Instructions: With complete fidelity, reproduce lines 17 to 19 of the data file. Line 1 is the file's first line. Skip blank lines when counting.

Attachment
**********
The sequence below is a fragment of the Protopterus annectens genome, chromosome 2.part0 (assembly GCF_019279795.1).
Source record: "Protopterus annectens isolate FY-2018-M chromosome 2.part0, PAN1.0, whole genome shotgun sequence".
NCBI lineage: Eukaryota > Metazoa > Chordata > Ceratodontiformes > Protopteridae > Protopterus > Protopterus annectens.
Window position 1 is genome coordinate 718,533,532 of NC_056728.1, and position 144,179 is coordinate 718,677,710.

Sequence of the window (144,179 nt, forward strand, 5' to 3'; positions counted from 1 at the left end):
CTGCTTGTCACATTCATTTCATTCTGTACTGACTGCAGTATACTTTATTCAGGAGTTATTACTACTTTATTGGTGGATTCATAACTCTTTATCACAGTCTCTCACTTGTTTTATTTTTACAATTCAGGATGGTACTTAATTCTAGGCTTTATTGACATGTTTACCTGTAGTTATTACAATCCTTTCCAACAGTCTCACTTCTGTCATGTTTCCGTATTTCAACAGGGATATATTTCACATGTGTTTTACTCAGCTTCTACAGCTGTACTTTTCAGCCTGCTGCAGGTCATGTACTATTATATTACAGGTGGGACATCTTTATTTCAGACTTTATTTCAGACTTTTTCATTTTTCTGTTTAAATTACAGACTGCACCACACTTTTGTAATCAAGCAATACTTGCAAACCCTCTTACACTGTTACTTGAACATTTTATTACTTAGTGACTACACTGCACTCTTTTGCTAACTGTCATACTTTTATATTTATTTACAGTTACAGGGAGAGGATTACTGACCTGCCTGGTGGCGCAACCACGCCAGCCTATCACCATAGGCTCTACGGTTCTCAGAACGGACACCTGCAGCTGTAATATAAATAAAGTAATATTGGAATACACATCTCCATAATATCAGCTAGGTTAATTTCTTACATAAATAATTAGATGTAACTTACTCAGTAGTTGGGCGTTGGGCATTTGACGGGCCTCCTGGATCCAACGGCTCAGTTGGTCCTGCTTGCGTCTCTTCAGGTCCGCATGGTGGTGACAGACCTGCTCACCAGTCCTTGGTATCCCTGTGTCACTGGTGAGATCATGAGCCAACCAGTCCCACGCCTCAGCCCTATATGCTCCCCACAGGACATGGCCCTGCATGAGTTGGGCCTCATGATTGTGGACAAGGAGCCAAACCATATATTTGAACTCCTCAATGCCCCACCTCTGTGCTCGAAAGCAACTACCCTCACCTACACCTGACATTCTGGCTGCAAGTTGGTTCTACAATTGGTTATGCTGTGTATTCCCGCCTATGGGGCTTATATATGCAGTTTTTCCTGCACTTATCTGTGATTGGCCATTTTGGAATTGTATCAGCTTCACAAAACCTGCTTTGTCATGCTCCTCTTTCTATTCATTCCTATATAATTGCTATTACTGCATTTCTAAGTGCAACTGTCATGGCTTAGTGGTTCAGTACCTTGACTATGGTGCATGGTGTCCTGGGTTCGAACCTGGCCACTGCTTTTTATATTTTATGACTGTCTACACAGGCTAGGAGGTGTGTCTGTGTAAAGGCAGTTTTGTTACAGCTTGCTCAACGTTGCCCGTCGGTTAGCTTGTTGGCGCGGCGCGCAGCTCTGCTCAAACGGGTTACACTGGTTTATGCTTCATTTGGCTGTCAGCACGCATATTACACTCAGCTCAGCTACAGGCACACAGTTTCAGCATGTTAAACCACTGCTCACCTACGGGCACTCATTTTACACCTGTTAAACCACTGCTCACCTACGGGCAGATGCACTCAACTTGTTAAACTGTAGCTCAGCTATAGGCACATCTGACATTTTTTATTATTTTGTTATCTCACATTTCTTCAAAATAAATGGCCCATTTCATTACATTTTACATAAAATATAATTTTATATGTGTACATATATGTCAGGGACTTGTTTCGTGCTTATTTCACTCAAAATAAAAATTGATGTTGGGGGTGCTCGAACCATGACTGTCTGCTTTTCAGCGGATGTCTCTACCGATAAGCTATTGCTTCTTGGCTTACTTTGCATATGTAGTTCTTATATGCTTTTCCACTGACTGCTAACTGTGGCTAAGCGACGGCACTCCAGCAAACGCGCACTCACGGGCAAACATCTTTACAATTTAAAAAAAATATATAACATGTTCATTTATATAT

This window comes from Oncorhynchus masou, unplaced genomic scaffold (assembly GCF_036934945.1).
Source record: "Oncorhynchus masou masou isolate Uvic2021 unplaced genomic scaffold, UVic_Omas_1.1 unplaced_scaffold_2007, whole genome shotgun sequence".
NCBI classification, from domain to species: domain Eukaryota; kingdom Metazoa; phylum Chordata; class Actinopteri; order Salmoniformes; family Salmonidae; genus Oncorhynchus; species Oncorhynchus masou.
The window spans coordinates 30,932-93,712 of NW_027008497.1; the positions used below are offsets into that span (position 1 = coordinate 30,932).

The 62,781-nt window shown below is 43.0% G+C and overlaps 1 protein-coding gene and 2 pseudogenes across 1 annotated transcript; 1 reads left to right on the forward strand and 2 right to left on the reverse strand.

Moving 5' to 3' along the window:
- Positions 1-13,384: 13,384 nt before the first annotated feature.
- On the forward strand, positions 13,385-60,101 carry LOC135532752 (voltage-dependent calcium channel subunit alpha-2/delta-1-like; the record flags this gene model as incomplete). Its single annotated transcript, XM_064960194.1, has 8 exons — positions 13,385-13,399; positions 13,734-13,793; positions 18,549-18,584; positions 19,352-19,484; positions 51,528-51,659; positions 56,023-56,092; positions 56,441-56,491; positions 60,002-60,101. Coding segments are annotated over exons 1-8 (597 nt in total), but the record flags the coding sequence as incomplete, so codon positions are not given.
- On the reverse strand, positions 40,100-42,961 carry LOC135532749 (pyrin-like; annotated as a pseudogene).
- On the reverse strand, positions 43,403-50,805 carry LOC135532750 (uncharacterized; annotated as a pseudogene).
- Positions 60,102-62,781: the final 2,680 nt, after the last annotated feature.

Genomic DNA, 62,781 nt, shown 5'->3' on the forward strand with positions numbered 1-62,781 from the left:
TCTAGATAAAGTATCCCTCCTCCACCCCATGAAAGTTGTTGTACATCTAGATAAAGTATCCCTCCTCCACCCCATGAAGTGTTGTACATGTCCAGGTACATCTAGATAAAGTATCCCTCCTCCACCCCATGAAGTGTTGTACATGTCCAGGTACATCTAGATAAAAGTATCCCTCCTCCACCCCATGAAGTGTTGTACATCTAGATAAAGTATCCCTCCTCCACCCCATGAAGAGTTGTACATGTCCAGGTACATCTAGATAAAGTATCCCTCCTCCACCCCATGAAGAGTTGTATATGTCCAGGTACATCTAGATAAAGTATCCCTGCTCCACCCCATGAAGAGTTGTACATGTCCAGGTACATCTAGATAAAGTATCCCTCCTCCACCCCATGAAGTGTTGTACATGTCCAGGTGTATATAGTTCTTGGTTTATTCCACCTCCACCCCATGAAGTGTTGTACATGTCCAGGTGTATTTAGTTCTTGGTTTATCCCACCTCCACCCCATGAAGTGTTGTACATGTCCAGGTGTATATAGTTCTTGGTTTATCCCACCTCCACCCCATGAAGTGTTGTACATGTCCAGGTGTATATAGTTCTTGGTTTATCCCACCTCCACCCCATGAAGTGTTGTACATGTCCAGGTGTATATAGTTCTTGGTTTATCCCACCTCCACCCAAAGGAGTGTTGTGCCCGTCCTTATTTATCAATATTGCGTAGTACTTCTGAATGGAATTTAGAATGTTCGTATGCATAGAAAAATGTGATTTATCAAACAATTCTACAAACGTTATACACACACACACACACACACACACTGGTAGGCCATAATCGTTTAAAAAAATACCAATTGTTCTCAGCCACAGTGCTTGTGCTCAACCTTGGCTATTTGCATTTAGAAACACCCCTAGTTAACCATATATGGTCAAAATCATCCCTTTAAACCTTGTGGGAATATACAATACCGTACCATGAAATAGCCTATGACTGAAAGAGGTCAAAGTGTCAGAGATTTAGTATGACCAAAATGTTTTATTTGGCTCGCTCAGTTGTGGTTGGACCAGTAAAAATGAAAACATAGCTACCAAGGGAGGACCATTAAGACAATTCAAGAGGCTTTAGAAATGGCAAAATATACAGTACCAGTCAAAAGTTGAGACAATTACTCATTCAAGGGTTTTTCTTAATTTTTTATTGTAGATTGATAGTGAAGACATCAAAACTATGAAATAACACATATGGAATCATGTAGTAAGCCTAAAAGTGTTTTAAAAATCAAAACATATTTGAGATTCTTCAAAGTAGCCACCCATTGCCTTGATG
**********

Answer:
- Positions 60,102-62,781: the final 2,680 nt, after the last annotated feature.

Genomic DNA, 62,781 nt, shown 5'->3' on the forward strand with positions numbered 1-62,781 from the left:
TCTAGATAAAGTATCCCTCCTCCACCCCATGAAAGTTGTTGTACATCTAGATAAAGTATCCCTCCTCCACCCCATGAAGTGTTGTACATGTCCAGGTACATCTAGATAAAGTATCCCTCCTCCACCCCATGAAGTGTTGTACATGTCCAGGTACATCTAGATAAAAGTATCCCTCCTCCACCCCATGAAGTGTTGTACATCTAGATAAAGTATCCCTCCTCCACCCCATGAAGAGTTGTACATGTCCAGGTACATCTAGATAAAGTATCCCTCCTCCACCCCATGAAGAGTTGTATATGTCCAGGTACATCTAGATAAAGTATCCCTGCTCCACCCCATGAAGAGTTGTACATGTCCAGGTACATCTAGATAAAGTATCCCTCCTCCACCCCATGAAGTGTTGTACATGTCCAGGTGTATATAGTTCTTGGTTTATTCCACCTCCACCCCATGAAGTGTTGTACATGTCCAGGTGTATTTAGTTCTTGGTTTATCCCACCTCCACCCCATGAAGTGTTGTACATGTCCAGGTGTATATAGTTCTTGGTTTATCCCACCTCCACCCCATGAAGTGTTGTACATGTCCAGGTGTATATAGTTCTTGGTTTATCCCACCTCCACCCCATGAAGTGTTGTACATGTCCAGGTGTATATAGTTCTTGGTTTATCCCACCTCCACCCAAAGGAGTGTTGTGCCCGTCCTTATTTATCAATATTGCGTAGTACTTCTGAATGGAATTTAGAATGTTCGTATGCATAGAAAAATGTGATTTATCAAACAATTCTACAAACGTTATACACACACACACACACACACACACTGGTAGGCCATAATCGTTTAAAAAAATACCAATTGTTCTCAGCCACAGTGCTTGTGCTCAACCTTGGCTATTTGCATTTAGAAACACCCCTAGTTAACCATATATGGTCAAAATCATCCCTTTAAACCTTGTGGGAATATACAATACCGTACCATGAAATAGCCTATGACTGAAAGAGGTCAAAGTGTCAGAGATTTAGTATGACCAAAATGTTTTATTTGGCTCGCTCAGTTGTGGTTGGACCAGTAAAAATGAAAACATAGCTACCAAGGGAGGACCATTAAGACAATTCAAGAGGCTTTAGAAATGGCAAAATATACAGTACCAGTCAAAAGTTGAGACAATTACTCATTCAAGGGTTTTTCTTAATTTTTTATTGTAGATTGATAGTGAAGACATCAAAACTATGAAATAACACATATGGAATCATGTAGTAAGCCTAAAAGTGTTTTAAAAATCAAAACATATTTGAGATTCTTCAAAGTAGCCACCCATTGCCTTGATG